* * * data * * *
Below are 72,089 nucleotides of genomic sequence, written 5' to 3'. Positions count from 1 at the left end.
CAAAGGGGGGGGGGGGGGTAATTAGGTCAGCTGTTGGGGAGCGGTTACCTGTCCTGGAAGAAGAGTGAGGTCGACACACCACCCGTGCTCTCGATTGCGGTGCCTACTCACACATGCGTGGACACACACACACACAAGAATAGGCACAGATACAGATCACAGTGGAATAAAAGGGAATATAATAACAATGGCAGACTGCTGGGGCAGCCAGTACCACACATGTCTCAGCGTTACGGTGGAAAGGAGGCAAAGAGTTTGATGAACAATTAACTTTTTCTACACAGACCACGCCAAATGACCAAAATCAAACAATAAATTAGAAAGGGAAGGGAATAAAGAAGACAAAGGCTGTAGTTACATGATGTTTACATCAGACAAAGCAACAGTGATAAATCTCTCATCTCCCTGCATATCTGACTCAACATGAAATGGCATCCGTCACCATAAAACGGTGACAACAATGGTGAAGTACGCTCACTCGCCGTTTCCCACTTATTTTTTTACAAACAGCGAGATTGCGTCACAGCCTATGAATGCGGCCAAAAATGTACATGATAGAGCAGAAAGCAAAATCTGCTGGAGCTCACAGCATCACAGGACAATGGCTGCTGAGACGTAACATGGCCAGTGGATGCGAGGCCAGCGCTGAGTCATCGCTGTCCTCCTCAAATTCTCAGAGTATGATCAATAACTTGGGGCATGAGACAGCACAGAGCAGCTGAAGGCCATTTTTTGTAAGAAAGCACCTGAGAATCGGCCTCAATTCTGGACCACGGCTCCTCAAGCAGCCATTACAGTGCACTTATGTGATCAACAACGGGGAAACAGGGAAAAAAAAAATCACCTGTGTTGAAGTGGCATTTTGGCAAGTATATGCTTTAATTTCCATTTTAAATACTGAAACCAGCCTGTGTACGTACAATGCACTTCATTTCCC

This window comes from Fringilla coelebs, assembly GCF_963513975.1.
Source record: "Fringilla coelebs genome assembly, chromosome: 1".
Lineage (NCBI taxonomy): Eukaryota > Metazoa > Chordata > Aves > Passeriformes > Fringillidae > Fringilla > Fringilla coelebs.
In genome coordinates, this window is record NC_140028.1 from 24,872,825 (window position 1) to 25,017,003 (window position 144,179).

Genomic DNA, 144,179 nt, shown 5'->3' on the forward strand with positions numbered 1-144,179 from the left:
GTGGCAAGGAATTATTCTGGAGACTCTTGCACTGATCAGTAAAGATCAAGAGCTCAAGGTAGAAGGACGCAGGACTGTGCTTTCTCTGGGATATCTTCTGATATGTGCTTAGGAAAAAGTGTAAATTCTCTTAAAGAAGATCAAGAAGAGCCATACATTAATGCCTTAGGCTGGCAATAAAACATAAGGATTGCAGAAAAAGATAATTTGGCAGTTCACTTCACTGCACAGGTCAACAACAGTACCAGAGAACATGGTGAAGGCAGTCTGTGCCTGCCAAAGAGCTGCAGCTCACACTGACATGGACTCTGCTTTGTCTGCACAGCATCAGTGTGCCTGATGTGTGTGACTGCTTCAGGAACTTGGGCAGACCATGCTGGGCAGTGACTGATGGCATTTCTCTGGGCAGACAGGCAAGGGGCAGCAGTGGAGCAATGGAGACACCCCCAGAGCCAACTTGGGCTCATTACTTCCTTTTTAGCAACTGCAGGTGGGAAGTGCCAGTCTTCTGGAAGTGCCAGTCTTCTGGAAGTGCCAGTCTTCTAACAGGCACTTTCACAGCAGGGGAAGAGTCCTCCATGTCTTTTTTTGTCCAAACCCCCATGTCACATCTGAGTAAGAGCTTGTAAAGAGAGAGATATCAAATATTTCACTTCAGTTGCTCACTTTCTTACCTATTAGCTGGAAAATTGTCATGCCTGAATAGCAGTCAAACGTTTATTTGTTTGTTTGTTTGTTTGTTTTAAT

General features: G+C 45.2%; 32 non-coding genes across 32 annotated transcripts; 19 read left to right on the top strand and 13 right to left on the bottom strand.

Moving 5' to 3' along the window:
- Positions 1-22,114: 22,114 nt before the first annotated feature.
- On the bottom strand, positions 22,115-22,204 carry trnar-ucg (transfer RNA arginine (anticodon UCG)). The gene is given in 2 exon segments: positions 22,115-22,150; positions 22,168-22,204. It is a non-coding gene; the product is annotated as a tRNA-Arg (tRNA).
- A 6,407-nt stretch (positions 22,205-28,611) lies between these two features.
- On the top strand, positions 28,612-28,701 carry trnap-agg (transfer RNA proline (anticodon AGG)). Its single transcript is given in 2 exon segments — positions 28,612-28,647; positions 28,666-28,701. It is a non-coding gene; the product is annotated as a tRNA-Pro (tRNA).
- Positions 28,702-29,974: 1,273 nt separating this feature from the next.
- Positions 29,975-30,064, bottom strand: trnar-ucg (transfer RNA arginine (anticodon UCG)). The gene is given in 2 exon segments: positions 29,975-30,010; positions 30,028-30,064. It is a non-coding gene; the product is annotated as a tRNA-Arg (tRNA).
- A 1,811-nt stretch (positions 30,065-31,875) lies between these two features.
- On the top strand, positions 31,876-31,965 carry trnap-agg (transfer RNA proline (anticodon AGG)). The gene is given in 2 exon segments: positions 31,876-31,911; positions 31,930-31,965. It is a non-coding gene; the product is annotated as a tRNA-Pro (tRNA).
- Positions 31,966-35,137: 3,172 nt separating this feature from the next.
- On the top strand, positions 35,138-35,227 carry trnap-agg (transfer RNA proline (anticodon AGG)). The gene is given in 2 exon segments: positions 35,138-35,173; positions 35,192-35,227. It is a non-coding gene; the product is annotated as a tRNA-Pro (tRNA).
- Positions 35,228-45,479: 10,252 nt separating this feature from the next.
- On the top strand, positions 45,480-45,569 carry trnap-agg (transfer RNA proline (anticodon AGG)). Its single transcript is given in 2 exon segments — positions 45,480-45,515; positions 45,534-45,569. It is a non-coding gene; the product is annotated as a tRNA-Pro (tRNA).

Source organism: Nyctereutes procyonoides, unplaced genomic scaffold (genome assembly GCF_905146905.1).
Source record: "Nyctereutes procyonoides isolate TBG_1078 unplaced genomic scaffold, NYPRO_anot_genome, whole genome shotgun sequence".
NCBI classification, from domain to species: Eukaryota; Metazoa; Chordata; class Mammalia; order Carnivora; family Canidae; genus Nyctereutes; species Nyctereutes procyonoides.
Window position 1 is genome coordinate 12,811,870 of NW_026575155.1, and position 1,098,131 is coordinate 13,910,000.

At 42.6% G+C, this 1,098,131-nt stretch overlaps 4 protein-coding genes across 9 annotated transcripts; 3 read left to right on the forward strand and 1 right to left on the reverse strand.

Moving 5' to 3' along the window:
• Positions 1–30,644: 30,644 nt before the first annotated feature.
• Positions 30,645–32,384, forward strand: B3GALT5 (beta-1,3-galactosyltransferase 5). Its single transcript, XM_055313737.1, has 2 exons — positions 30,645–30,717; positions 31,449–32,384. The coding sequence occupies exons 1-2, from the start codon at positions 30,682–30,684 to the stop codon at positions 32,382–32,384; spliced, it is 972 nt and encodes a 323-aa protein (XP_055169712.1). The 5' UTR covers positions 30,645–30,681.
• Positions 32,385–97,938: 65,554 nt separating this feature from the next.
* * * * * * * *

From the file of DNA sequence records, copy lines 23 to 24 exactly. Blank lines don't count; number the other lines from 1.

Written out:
Source organism: Nyctereutes procyonoides, unplaced genomic scaffold (genome assembly GCF_905146905.1).
Source record: "Nyctereutes procyonoides isolate TBG_1078 unplaced genomic scaffold, NYPRO_anot_genome, whole genome shotgun sequence".